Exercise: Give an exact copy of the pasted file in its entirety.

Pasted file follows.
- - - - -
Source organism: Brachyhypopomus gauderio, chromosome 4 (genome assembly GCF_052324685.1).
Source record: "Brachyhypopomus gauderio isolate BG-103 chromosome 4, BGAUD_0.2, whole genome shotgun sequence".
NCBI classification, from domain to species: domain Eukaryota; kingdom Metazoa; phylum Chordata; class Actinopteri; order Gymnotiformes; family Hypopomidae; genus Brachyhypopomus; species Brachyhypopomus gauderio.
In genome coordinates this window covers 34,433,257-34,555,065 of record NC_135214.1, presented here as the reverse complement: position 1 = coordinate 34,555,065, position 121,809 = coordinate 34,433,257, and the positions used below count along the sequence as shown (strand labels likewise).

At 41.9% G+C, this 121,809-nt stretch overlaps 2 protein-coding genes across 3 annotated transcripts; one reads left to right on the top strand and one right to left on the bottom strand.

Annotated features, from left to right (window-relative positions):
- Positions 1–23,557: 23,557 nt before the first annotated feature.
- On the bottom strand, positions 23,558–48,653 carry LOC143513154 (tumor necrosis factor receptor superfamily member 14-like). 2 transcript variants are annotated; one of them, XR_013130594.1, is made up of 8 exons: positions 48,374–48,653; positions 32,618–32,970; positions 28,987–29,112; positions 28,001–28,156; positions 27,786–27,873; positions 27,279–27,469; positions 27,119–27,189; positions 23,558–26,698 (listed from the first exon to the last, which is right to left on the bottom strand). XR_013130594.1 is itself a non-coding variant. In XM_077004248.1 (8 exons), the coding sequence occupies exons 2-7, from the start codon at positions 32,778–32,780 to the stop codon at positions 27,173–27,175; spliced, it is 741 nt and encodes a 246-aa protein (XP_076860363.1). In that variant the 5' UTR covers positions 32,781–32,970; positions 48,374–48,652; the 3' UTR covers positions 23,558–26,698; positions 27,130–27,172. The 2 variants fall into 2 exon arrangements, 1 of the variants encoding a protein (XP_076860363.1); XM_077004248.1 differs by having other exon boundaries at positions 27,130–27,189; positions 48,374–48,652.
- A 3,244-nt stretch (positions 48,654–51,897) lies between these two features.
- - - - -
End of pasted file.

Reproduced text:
Source organism: Brachyhypopomus gauderio, chromosome 4 (genome assembly GCF_052324685.1).
Source record: "Brachyhypopomus gauderio isolate BG-103 chromosome 4, BGAUD_0.2, whole genome shotgun sequence".
NCBI classification, from domain to species: domain Eukaryota; kingdom Metazoa; phylum Chordata; class Actinopteri; order Gymnotiformes; family Hypopomidae; genus Brachyhypopomus; species Brachyhypopomus gauderio.
In genome coordinates this window covers 34,433,257-34,555,065 of record NC_135214.1, presented here as the reverse complement: position 1 = coordinate 34,555,065, position 121,809 = coordinate 34,433,257, and the positions used below count along the sequence as shown (strand labels likewise).

At 41.9% G+C, this 121,809-nt stretch overlaps 2 protein-coding genes across 3 annotated transcripts; one reads left to right on the top strand and one right to left on the bottom strand.

Annotated features, from left to right (window-relative positions):
- Positions 1–23,557: 23,557 nt before the first annotated feature.
- On the bottom strand, positions 23,558–48,653 carry LOC143513154 (tumor necrosis factor receptor superfamily member 14-like). 2 transcript variants are annotated; one of them, XR_013130594.1, is made up of 8 exons: positions 48,374–48,653; positions 32,618–32,970; positions 28,987–29,112; positions 28,001–28,156; positions 27,786–27,873; positions 27,279–27,469; positions 27,119–27,189; positions 23,558–26,698 (listed from the first exon to the last, which is right to left on the bottom strand). XR_013130594.1 is itself a non-coding variant. In XM_077004248.1 (8 exons), the coding sequence occupies exons 2-7, from the start codon at positions 32,778–32,780 to the stop codon at positions 27,173–27,175; spliced, it is 741 nt and encodes a 246-aa protein (XP_076860363.1). In that variant the 5' UTR covers positions 32,781–32,970; positions 48,374–48,652; the 3' UTR covers positions 23,558–26,698; positions 27,130–27,172. The 2 variants fall into 2 exon arrangements, 1 of the variants encoding a protein (XP_076860363.1); XM_077004248.1 differs by having other exon boundaries at positions 27,130–27,189; positions 48,374–48,652.
- A 3,244-nt stretch (positions 48,654–51,897) lies between these two features.